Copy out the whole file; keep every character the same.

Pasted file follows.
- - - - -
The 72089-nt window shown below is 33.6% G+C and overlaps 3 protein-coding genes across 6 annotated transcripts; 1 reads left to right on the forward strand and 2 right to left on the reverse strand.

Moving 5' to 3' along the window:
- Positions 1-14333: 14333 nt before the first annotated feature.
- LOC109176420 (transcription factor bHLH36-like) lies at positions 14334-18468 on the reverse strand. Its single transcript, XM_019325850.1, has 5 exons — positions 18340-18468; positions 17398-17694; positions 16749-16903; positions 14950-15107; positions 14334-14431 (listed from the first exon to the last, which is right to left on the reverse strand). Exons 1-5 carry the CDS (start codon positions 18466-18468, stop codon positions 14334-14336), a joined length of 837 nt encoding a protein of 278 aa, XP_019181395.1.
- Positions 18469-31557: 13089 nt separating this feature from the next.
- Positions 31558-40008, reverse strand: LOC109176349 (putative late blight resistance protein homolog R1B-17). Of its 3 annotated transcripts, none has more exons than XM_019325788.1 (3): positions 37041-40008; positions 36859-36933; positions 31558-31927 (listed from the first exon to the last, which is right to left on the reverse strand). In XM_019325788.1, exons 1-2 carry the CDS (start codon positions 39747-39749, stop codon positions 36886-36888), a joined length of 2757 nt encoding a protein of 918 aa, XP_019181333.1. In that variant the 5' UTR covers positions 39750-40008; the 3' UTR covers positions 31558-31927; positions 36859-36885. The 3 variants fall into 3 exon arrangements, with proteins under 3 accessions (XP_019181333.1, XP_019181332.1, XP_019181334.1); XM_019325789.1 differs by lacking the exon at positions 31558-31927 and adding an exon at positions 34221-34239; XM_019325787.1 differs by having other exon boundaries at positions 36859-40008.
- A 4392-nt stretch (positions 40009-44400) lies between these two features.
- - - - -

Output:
The 72089-nt window shown below is 33.6% G+C and overlaps 3 protein-coding genes across 6 annotated transcripts; 1 reads left to right on the forward strand and 2 right to left on the reverse strand.

Moving 5' to 3' along the window:
- Positions 1-14333: 14333 nt before the first annotated feature.
- LOC109176420 (transcription factor bHLH36-like) lies at positions 14334-18468 on the reverse strand. Its single transcript, XM_019325850.1, has 5 exons — positions 18340-18468; positions 17398-17694; positions 16749-16903; positions 14950-15107; positions 14334-14431 (listed from the first exon to the last, which is right to left on the reverse strand). Exons 1-5 carry the CDS (start codon positions 18466-18468, stop codon positions 14334-14336), a joined length of 837 nt encoding a protein of 278 aa, XP_019181395.1.
- Positions 18469-31557: 13089 nt separating this feature from the next.
- Positions 31558-40008, reverse strand: LOC109176349 (putative late blight resistance protein homolog R1B-17). Of its 3 annotated transcripts, none has more exons than XM_019325788.1 (3): positions 37041-40008; positions 36859-36933; positions 31558-31927 (listed from the first exon to the last, which is right to left on the reverse strand). In XM_019325788.1, exons 1-2 carry the CDS (start codon positions 39747-39749, stop codon positions 36886-36888), a joined length of 2757 nt encoding a protein of 918 aa, XP_019181333.1. In that variant the 5' UTR covers positions 39750-40008; the 3' UTR covers positions 31558-31927; positions 36859-36885. The 3 variants fall into 3 exon arrangements, with proteins under 3 accessions (XP_019181333.1, XP_019181332.1, XP_019181334.1); XM_019325789.1 differs by lacking the exon at positions 31558-31927 and adding an exon at positions 34221-34239; XM_019325787.1 differs by having other exon boundaries at positions 36859-40008.
- A 4392-nt stretch (positions 40009-44400) lies between these two features.